Sample Type: RNA vs. gDNA
About half of the papers published so far for immune repertoire sequencing use genomic DNA samples, while the other half use RNA. Although we have primers that work for both sample types (see below), we prefer RNA as a starting template, if possible.
The main concern about using genomic DNA is the inclusiveness. There is only a certain amount of template DNA that one can add into a PCR reaction. Each human cell may have about 6.6 pg of genomic DNA of which the rearranged V(D)J represents a very small portion. So, if 100ng of genomic DNA is used in the reaction, this represents only about 16,000 cells, resulting in a restricted view of the repertoire. Although more genomic DNA can be used, there is a limit to how much can be added. In contrast, the cDNA template created from iRepertoire’s RNA reagent systems will be immune-specific, maximizing the amount of desired template included in the reaction, and excluding unnecessary and potentially disruptive gDNA.
A second concern about using genomic DNA as a template to generate a sequencing library is the background. As the figure below demonstrates, after the V(D)J rearrangement, those V and J segments not involved in the recombination will still be in the genome and can serve as perfect binding sites for the primers. Binding at these sites will generate background amplifications, exhaust primers, and introduce bias.
V(D)J rearrangement demonstrating the increased background that may occur due to the extraneous priming sites available within gDNA. This can generate background amplification, exhaust primers, and introduce bias.
Those who prefer to use genomic DNA have a variety of valid reasons. Samples are much easier to obtain, and even biopsied samples from tissue or slides can be used. In addition, since each cell may only have one copy of the successfully rearranged V(D)J, it may reflect the quantity of the repertoire better. In other words, identification of a successfully rearranged VDJ will not be skewed by expression levels as the relationship should be one cell to one V(D)J rearrangement. However, one can also argue that the RNA expression level of the T and B cell receptors may reflect the functional status better. So, gDNA or RNA? The answer really depends on your research goals. If the repertoire changes you are looking for will be represented by dominant clones, then, both gDNA and RNA will work. If, however, you need to see the broader diversity, RNA may be better.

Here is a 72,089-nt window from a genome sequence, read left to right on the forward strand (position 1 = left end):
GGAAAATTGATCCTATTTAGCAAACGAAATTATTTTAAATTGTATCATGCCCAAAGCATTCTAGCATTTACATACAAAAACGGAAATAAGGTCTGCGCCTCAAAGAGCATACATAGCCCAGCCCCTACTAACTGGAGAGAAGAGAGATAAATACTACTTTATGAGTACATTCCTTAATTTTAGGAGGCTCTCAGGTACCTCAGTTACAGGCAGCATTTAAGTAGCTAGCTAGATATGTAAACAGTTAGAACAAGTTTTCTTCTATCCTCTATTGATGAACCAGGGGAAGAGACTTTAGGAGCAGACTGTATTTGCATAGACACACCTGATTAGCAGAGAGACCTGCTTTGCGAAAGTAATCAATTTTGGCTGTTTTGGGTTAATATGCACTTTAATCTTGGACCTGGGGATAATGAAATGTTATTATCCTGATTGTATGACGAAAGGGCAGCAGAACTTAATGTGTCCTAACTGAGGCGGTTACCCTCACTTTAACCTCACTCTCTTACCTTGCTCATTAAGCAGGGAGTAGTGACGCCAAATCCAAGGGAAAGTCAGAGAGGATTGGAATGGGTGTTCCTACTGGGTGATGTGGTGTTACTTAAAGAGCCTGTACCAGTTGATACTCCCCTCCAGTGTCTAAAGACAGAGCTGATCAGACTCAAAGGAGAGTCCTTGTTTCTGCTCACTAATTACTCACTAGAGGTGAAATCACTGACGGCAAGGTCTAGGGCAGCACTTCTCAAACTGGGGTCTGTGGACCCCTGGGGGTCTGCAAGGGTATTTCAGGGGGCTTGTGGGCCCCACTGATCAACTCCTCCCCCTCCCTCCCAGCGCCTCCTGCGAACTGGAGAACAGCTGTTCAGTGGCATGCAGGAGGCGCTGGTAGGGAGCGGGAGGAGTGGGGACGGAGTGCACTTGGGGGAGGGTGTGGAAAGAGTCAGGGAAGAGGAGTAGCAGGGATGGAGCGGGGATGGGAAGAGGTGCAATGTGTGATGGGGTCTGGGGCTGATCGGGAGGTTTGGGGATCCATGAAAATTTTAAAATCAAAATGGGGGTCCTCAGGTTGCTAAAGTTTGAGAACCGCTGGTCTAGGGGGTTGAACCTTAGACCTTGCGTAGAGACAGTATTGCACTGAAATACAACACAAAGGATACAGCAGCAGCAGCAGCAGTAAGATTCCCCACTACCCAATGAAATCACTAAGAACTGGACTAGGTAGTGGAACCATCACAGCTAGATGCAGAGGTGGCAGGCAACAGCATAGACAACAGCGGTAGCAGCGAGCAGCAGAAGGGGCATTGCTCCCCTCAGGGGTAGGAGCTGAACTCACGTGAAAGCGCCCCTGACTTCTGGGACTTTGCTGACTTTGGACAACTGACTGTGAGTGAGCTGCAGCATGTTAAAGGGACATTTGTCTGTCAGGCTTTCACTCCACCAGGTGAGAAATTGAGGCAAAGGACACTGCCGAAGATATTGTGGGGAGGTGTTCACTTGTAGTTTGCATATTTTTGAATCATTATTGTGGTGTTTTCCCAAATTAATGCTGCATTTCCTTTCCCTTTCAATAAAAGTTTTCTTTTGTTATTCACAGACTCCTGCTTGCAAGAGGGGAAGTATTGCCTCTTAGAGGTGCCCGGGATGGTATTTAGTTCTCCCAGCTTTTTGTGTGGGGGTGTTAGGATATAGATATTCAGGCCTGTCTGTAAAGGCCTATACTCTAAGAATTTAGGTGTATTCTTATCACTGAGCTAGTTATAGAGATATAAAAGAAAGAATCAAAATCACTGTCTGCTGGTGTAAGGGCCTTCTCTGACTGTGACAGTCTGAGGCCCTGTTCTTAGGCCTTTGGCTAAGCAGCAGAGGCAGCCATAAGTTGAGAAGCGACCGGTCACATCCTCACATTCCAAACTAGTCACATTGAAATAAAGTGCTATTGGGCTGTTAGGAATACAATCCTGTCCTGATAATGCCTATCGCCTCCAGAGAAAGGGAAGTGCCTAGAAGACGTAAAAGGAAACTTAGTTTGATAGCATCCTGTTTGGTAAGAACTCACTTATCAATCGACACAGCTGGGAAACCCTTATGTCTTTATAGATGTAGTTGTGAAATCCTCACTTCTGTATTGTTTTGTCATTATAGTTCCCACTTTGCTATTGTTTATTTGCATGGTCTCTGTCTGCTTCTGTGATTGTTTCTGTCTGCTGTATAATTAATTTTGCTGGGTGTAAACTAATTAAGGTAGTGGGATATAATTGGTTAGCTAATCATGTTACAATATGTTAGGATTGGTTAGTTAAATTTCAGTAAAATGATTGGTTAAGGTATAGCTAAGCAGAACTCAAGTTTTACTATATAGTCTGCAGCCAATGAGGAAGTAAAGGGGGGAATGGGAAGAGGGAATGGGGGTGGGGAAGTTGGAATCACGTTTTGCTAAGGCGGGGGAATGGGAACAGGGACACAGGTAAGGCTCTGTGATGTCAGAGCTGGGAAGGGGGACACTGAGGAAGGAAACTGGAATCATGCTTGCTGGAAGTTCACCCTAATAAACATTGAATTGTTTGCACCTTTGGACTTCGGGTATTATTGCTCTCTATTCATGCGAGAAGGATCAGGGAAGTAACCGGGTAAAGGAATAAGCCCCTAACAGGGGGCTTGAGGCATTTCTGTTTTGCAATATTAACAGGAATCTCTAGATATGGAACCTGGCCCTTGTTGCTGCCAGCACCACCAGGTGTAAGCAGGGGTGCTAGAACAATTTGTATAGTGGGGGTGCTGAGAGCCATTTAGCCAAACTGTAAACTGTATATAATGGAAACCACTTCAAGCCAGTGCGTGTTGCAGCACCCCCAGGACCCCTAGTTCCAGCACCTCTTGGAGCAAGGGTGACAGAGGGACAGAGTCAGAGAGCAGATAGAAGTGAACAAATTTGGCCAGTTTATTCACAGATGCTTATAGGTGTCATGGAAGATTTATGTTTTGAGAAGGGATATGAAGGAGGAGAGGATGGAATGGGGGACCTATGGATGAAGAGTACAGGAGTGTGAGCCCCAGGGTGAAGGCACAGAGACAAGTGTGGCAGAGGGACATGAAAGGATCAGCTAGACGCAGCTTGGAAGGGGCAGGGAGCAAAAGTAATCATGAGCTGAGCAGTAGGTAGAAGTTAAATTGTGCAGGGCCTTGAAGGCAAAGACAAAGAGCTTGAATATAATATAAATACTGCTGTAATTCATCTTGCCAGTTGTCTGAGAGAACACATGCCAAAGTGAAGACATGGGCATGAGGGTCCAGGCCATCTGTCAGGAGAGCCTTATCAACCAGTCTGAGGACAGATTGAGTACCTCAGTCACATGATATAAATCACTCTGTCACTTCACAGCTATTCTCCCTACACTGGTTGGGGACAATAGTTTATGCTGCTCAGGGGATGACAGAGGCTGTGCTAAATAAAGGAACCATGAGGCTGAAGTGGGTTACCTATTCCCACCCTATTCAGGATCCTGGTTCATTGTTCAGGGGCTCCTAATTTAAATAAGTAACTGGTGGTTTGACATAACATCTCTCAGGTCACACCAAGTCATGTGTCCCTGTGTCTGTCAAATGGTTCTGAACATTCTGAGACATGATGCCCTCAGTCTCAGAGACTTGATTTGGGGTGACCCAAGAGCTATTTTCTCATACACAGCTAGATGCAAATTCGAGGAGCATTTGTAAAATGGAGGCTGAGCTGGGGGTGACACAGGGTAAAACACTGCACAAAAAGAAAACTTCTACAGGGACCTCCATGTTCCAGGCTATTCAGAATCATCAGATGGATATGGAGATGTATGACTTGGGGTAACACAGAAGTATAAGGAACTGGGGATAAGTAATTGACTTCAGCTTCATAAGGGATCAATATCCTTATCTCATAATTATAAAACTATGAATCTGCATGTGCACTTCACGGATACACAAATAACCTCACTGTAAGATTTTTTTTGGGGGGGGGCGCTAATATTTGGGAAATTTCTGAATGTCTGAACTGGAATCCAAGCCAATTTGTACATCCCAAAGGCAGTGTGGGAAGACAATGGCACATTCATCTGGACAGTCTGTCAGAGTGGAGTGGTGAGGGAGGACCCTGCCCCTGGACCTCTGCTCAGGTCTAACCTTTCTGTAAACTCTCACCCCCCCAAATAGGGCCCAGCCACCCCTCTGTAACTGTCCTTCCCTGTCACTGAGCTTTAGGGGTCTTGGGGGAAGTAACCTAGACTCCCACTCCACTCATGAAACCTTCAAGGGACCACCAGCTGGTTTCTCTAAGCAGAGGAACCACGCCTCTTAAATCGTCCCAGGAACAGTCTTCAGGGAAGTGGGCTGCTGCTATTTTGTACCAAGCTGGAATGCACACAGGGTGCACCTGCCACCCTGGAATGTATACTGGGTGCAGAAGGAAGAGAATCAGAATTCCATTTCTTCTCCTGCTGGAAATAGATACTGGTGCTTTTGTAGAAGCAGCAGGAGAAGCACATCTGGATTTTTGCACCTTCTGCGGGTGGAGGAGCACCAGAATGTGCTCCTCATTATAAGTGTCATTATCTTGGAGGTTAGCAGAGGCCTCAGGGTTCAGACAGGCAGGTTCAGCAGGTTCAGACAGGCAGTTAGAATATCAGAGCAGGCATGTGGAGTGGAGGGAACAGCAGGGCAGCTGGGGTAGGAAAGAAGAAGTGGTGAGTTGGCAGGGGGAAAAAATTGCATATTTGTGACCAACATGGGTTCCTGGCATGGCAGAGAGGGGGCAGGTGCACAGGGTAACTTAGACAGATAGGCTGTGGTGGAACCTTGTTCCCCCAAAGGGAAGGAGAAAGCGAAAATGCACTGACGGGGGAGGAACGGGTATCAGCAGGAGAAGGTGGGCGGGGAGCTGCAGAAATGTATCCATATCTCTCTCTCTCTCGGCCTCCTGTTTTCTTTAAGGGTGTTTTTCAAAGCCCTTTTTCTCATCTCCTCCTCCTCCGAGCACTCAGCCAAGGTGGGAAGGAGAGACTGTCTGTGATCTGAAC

Sample Type: RNA vs. cDNA
What about using RNA directly versus a cDNA library as a template in the reaction? We recommend using our primers to create cDNA rather than using poly dT primers or random hexamer primers for several reasons. By creating the cDNA using iRepertoire’s reagent systems, the cDNA library will have an increased concentration of immune specific cDNA relative to a library produced from catch-all primers. These non-specific cDNA libraries will include cDNA sequences from any expressed protein in the cell, reducing the amount of immune specific cDNA template available for amplification. Furthermore, the creation of a robust cDNA library using non-specific primers requires a lot of input RNA. Wecan reduce the amount of input RNA down to a recommended 100 ng (however, less may also work) because the cDNA library produced will be immune specific.
Sample Type: Selecting the Correct Reagent System
The type of template you decide to work with will affect the type of primers you should use. All of our reagent systems work with RNA; however, due to an intron between J and C genes, only V-J primers should be used with genomic DNA. Currently, for the Illumina platforms (GA II, HiSeq2000, and MiSeq), we have both the V-J and V-C primer designs for the human TCR beta chain. The V-J primers amplify about 100bp sequences around the CDR3 region and are suitable for both genomic DNA and RNA samples; the V-C primers amplify about 150 bp sequences around the CDR3 region and are appropriate for RNA samples only due the previously discussed intron. For mouse TCR alpha and beta chains, we currently offer the V-C primer system (RNA only). Please contact us if there is a set of V-J primers for the Illumina platform that you would like to use not currently listed in our catalog.
For B cell studies, we have V-C gene primers only for both Illumina and Roche 454 systems. For those want to obtain antibody sequence information beginning in first framework region through a portion of the C-region, the Roche 454 platform or the Illumina MiSeq 250 PER is recommended as it will give read length of over 400bp.